Mr McCain’s campaign said that since there had been no agreement on the financial package, it still did not know whether the candidate would attend the first presidential debate, scheduled for Friday. Barack Obama, the Democratic nominee has said that in any case he will travel to the event in Oxford, Mississippi.

Additional reporting by Alistair Gray

Copyright The Financial Times Limited 2008

WaMu seized and sold to JP Morgan

By Henny Sender, Francesco Guerrera, Julie MacIntosh, Joanna Chung and Saskia Scholtes in New York
September 26 2008 15:02

JPMorgan Chase has acquired the banking operations of Washington Mutual which was seized by US regulators on Thursday night in the biggest bank failure in US history.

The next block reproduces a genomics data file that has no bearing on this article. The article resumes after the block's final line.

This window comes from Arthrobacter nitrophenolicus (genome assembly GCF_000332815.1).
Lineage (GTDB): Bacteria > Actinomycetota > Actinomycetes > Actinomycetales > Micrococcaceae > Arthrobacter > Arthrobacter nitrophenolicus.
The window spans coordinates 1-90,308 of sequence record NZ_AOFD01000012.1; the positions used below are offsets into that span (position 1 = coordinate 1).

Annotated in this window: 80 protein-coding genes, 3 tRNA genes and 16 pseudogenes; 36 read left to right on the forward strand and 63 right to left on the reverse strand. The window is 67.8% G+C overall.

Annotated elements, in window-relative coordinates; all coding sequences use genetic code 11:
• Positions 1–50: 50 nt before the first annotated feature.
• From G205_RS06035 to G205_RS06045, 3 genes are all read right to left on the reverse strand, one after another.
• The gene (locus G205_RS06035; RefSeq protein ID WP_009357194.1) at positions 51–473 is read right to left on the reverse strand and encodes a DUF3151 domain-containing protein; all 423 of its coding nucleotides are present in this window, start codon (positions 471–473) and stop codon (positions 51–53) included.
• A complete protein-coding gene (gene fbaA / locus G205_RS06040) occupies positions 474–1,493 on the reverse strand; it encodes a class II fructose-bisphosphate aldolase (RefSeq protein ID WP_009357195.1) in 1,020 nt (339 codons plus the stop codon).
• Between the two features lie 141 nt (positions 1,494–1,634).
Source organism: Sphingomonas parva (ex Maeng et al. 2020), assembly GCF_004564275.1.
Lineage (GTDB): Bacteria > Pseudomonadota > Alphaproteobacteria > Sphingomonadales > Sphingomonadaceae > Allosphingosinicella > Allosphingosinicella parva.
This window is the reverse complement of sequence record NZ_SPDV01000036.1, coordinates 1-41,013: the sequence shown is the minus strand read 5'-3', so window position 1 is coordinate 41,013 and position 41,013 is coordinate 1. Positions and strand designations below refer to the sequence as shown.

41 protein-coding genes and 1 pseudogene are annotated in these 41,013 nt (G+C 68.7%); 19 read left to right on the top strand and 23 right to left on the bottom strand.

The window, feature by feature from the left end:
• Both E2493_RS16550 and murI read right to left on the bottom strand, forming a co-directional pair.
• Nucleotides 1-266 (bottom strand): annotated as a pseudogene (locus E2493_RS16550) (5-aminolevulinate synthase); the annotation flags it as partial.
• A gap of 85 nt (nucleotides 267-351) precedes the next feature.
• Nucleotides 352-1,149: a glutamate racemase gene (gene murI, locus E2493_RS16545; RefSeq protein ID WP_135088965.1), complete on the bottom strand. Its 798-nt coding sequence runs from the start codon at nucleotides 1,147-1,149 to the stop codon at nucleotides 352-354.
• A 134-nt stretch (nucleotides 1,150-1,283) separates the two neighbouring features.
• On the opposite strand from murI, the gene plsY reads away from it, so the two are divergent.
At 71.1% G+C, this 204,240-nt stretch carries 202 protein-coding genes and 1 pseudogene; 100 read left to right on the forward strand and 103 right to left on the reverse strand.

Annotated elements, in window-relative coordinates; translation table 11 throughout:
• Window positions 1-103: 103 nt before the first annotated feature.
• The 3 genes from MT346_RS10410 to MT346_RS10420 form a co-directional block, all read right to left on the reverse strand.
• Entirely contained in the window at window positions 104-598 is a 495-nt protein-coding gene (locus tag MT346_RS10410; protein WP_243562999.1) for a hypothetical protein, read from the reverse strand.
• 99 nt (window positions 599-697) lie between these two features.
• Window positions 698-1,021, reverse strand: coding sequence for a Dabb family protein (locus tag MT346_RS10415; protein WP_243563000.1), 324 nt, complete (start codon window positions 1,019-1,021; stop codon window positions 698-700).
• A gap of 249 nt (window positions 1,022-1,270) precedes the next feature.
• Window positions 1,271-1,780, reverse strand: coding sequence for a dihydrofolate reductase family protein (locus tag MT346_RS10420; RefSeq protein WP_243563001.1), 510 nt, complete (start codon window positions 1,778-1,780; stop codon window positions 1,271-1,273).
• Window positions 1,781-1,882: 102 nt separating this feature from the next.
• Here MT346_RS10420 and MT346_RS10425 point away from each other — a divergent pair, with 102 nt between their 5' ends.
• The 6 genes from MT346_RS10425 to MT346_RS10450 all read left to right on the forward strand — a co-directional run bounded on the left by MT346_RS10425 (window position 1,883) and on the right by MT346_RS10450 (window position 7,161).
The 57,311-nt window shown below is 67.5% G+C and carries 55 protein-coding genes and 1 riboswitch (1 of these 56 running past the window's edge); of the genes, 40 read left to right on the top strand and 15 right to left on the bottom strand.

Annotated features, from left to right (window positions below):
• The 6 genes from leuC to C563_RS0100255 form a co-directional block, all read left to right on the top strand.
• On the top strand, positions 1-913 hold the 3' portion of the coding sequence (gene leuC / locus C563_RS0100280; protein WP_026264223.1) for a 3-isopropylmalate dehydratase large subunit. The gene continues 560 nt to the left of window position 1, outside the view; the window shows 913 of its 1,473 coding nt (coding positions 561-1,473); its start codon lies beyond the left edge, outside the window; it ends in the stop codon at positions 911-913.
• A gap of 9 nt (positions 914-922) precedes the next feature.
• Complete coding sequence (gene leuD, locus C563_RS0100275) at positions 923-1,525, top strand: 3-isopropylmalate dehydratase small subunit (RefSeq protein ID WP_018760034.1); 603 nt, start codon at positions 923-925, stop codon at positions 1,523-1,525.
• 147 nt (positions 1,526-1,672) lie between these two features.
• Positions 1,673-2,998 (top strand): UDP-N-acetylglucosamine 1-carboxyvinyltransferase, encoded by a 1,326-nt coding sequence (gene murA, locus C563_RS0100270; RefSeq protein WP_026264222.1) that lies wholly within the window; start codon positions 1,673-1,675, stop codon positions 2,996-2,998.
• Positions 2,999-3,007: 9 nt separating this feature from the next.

On Friday morning JPMorgan said it had sold $10bn in common stock to finance its acquisition - 25 per cent more than had been expected. Shares in JPMorgan were off about 3.4 per cent at $41.98 in the first half hour of New York trade; WaMu shares had lost nearly all their value.

Under the deal, which was brokered by government, JPMorgan will pay $1.9bn to the banking regulator, and acquire all insured and uninsured deposits, assets and some of the liabilities of WaMu’s banking operations, including its troubled mortgage portfolio.

JPMorgan will not acquire claims by equity, subordinated and senior debt holders, said the Federal Deposit Insurance Corporation, which facilitated the transaction.

The intervention by regulators follows months of intensifying pressure on WaMu, the latest to be brought down by the mortgage crisis.